Administering Parenteral Nutrition
Considerations for Methods of Parenteral Nutrition Delivery
In the planning of parenteral nutrition (PN), the proper route of access is crucially important. PN solutions are administered either via a central venous catheter or via peripheral venous cannulas.1
The delivery of PN may be classified according to different aspects, such as insertion site, insertion method, or duration of treatment.2
- Condition of the patient (type of illness, current state of health, etc.)
- Accessibility of the venous system
- Composition of the infused solution and amount of energy to be administered
- Osmolarity of PN products
- Planned duration of PN (short-term or long-term)
Central Venous PN Route of Access
According to the recommendations of the European Society for Clinical Nutrition and Metabolism (ESPEN), central venous access is indicated in the majority of patients with the following conditions:1,3,4
Need for long-term nutritional support of greater than one month
- Poor peripheral veins
- Need for hyperosmolar solutions (osmolarity greater than 850 mosmol/l)
- Glucose concentration greater than 12.5%2
- High nutrient requirements
- Severe fluid restriction
- Administration of solution with pH lower than five or greater than nine
- Need for multiple lumen intravenous treatment
Central catheters are usually inserted into a central vein, with the catheter tip being located in the lower third of the superior vena cava, the femoral vein or in the upper right atrium.4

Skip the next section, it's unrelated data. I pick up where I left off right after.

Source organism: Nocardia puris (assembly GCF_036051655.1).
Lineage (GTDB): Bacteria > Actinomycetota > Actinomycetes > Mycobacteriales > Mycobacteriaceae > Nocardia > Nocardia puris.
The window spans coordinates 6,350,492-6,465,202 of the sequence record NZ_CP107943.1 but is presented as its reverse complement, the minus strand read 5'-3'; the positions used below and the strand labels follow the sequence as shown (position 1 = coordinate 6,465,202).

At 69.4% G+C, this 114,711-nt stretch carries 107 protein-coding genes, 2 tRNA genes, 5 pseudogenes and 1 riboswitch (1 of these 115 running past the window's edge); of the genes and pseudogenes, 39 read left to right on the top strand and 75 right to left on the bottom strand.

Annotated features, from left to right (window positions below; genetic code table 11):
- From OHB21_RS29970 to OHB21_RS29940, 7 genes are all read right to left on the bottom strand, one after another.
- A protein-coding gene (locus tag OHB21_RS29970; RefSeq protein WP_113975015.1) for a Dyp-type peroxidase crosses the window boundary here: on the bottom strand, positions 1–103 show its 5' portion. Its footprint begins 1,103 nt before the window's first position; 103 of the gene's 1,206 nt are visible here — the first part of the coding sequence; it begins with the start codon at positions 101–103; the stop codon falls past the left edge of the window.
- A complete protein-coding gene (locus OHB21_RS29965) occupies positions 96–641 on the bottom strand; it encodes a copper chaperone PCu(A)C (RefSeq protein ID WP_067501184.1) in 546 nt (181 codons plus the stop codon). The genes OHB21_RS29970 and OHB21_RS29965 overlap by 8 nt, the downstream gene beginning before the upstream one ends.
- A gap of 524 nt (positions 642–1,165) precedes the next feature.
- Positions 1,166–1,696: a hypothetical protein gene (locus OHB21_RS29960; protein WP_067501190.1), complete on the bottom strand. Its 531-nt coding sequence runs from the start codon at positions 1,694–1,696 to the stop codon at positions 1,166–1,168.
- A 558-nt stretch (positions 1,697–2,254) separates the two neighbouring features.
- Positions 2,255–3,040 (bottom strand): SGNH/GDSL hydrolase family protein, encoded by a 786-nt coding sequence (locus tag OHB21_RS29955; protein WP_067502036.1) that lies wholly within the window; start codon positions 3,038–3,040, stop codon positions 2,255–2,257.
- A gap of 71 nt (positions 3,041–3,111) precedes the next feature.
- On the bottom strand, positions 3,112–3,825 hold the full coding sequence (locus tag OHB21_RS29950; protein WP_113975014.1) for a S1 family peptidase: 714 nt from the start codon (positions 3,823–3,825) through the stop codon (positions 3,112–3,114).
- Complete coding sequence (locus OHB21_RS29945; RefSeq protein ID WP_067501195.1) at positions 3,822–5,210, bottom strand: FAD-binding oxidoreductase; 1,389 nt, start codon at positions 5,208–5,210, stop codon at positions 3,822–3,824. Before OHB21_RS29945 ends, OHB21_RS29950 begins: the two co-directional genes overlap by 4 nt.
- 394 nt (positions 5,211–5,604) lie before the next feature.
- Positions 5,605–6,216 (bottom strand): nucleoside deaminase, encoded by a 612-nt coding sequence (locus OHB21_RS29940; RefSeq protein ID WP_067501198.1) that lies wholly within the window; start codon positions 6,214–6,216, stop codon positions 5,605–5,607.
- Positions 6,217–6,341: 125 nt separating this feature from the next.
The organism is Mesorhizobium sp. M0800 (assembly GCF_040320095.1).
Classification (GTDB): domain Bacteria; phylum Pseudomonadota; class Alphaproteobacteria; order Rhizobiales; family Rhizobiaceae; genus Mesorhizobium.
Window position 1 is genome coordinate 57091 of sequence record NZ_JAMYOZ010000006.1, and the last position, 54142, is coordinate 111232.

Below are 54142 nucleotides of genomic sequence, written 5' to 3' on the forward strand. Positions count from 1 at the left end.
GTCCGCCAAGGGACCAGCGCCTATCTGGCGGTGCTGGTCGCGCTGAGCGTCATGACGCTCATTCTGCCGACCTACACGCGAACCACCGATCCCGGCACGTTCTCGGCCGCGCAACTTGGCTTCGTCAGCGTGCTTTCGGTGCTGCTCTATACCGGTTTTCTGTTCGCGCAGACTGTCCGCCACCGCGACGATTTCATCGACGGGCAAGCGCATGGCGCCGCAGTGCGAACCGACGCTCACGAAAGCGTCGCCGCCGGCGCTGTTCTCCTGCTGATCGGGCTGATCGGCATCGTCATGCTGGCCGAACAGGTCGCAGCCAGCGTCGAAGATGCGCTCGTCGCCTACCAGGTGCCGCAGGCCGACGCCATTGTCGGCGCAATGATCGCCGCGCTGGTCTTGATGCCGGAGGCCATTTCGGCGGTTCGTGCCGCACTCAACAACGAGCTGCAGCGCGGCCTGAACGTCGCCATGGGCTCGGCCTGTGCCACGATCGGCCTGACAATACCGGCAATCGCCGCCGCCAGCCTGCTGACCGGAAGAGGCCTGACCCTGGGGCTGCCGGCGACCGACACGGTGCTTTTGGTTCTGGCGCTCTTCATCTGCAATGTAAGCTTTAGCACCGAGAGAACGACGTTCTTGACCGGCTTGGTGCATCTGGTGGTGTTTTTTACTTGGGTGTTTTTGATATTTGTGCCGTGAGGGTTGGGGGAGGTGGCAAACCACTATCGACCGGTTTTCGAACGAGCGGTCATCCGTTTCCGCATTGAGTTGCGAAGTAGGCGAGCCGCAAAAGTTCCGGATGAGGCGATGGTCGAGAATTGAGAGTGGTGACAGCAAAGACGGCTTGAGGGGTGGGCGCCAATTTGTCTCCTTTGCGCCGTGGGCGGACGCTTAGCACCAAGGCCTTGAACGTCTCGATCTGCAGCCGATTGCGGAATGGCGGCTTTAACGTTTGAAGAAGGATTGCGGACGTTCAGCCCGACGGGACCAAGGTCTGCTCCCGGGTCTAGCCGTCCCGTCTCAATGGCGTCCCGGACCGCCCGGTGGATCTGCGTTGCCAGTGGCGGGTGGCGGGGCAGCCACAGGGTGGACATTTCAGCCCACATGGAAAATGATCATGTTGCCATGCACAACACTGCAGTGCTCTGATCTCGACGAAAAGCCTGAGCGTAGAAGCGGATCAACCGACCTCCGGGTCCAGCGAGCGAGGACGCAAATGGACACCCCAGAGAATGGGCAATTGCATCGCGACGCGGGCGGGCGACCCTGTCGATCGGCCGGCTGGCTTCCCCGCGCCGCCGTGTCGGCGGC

Peripheral Venous PN Route of Access
The decision to administer via peripheral or central venous access depends if the solution is hypertonic, isotonic or hypotonic. The osmolarity of the parenteral solution, which refers to the number of osmotically active particles in one liter of solution, is a crucial factor in determining the feasibility of peripheral PN (PPN). When a PN solution with a high osmolarity is introduced into a small vein with a low blood flow, the mixture becomes hypertonic and fluid from the surrounding tissue moves into the vein due to osmosis.
Lipid emulsions are isotonic with blood and exert a soothing effect on the veins. For this reason, PN admixtures containing lipid emulsions are less hypertonic than emulsions based solely on glucose as an energy source, and, consequently, more suitable for PPN.3
Prevention of peripheral vein thrombophlebitis according to ESPEN can be reached by4
- Aseptic techniques during catheter placement and care
- Choice of the smallest gauge possible
- Use of polyurethane and silicone catheters
- Use of lipid based solutions
- Appropriate osmolarity of the solution
- Administration of solutions with pH between five and nine
- Adequate fixation (transparent adhesive membranes or sutureless fixation devices)
- 1. a. b. c. Jauch KW, Schregel W, Stanga Z et al. Access technique and its problems in parenteral nutrition - Guidelines on Parenteral Nutrition, Chapter 9. Ger Med Sci 2009;7(19):1-18.
- 2. a. b. c. Pertkiewicz M, Dudrick SJ. Parenteral nutrition. In: Sobotka L, editor. Basics in Clinical Nutrition. Prague: Galen 2011:348-417.
- 3. a. b. c. d. National Collaborating Centre for Acute Care (UK). Nutrition Support for Adults Oral Nutrition Support, Enteral Tube Feeding and Parenteral Nutrition. NICE Clinical Guidelines, No. 32 London 2006.
- 4. a. b. c. d. e. Pittiruti M, Hamilton H, Biffi R et al. ESPEN Guidelines on Parenteral Nutrition: Central Venous Catheters (access, care, diagnosis and therapy of complications). Clin Nutr 2009;28:365-377.